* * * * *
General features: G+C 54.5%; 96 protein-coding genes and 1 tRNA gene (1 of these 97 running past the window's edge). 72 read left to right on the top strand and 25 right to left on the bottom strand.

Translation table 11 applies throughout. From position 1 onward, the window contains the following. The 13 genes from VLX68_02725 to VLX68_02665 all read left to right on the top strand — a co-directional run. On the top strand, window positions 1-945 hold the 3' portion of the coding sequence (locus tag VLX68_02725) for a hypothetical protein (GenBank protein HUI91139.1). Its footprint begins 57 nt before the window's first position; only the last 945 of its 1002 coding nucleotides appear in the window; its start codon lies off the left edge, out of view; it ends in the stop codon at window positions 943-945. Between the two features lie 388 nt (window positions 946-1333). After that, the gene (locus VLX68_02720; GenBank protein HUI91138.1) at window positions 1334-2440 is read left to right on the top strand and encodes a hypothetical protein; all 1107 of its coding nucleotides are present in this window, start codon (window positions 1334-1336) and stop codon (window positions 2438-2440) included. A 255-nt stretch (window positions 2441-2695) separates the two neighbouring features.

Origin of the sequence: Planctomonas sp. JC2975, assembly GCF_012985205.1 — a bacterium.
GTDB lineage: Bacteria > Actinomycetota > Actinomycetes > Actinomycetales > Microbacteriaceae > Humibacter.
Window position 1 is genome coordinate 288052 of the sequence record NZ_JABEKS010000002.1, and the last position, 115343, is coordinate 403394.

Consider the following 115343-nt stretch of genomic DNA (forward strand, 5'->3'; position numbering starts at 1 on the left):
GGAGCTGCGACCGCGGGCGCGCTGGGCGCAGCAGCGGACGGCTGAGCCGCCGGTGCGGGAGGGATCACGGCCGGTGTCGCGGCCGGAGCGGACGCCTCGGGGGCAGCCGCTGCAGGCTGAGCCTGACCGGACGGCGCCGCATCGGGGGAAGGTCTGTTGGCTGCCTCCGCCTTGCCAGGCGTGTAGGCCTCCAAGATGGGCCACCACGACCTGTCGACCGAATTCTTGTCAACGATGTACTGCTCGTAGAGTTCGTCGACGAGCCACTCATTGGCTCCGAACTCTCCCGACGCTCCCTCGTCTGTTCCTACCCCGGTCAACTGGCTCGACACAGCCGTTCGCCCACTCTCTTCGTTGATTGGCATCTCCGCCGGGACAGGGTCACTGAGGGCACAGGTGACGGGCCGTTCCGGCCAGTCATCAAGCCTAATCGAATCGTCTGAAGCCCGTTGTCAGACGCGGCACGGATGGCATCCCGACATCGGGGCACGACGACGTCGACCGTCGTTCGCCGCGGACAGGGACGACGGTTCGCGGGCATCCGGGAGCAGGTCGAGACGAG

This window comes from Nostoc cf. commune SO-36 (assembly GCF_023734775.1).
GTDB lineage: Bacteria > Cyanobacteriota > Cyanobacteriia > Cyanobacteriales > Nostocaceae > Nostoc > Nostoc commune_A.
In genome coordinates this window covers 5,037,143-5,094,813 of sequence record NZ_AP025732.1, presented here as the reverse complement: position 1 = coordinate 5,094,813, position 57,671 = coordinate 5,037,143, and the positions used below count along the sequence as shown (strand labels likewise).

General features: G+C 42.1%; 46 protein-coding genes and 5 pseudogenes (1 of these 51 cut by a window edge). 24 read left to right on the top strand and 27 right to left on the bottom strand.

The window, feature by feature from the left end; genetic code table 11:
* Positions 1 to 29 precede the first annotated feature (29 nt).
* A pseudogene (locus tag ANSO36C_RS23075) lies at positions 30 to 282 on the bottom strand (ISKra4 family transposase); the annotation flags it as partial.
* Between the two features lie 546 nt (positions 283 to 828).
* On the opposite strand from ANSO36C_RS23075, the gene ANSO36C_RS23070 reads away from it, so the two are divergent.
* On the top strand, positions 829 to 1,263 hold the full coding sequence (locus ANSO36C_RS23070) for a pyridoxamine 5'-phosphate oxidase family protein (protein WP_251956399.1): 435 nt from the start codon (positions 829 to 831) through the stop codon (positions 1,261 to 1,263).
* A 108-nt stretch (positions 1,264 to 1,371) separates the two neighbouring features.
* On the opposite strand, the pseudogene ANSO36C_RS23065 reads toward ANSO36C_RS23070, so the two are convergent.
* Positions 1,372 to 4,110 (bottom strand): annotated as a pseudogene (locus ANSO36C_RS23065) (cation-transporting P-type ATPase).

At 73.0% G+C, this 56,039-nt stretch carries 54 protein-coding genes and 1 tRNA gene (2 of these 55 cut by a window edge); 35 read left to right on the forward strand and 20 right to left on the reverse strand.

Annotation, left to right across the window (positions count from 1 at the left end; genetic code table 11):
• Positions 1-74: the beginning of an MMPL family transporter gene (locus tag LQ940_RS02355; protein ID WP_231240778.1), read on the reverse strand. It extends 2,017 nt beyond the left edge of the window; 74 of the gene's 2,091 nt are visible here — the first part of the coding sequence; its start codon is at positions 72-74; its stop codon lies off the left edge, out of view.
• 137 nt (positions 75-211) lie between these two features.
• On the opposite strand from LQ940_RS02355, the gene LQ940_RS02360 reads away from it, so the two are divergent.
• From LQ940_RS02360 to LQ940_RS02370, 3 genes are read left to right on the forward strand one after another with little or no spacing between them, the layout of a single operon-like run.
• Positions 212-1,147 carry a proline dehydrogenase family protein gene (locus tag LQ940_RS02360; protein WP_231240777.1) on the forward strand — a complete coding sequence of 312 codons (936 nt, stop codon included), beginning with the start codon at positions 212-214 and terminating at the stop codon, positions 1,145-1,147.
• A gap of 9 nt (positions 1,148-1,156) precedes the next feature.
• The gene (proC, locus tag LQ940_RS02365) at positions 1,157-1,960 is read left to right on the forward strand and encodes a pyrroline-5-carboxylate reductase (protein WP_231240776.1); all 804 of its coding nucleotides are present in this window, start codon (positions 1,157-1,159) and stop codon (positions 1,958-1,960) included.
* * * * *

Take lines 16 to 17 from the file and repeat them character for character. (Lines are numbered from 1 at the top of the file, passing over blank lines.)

* On the opposite strand from ANSO36C_RS23075, the gene ANSO36C_RS23070 reads away from it, so the two are divergent.
* On the top strand, positions 829 to 1,263 hold the full coding sequence (locus ANSO36C_RS23070) for a pyridoxamine 5'-phosphate oxidase family protein (protein WP_251956399.1): 435 nt from the start codon (positions 829 to 831) through the stop codon (positions 1,261 to 1,263).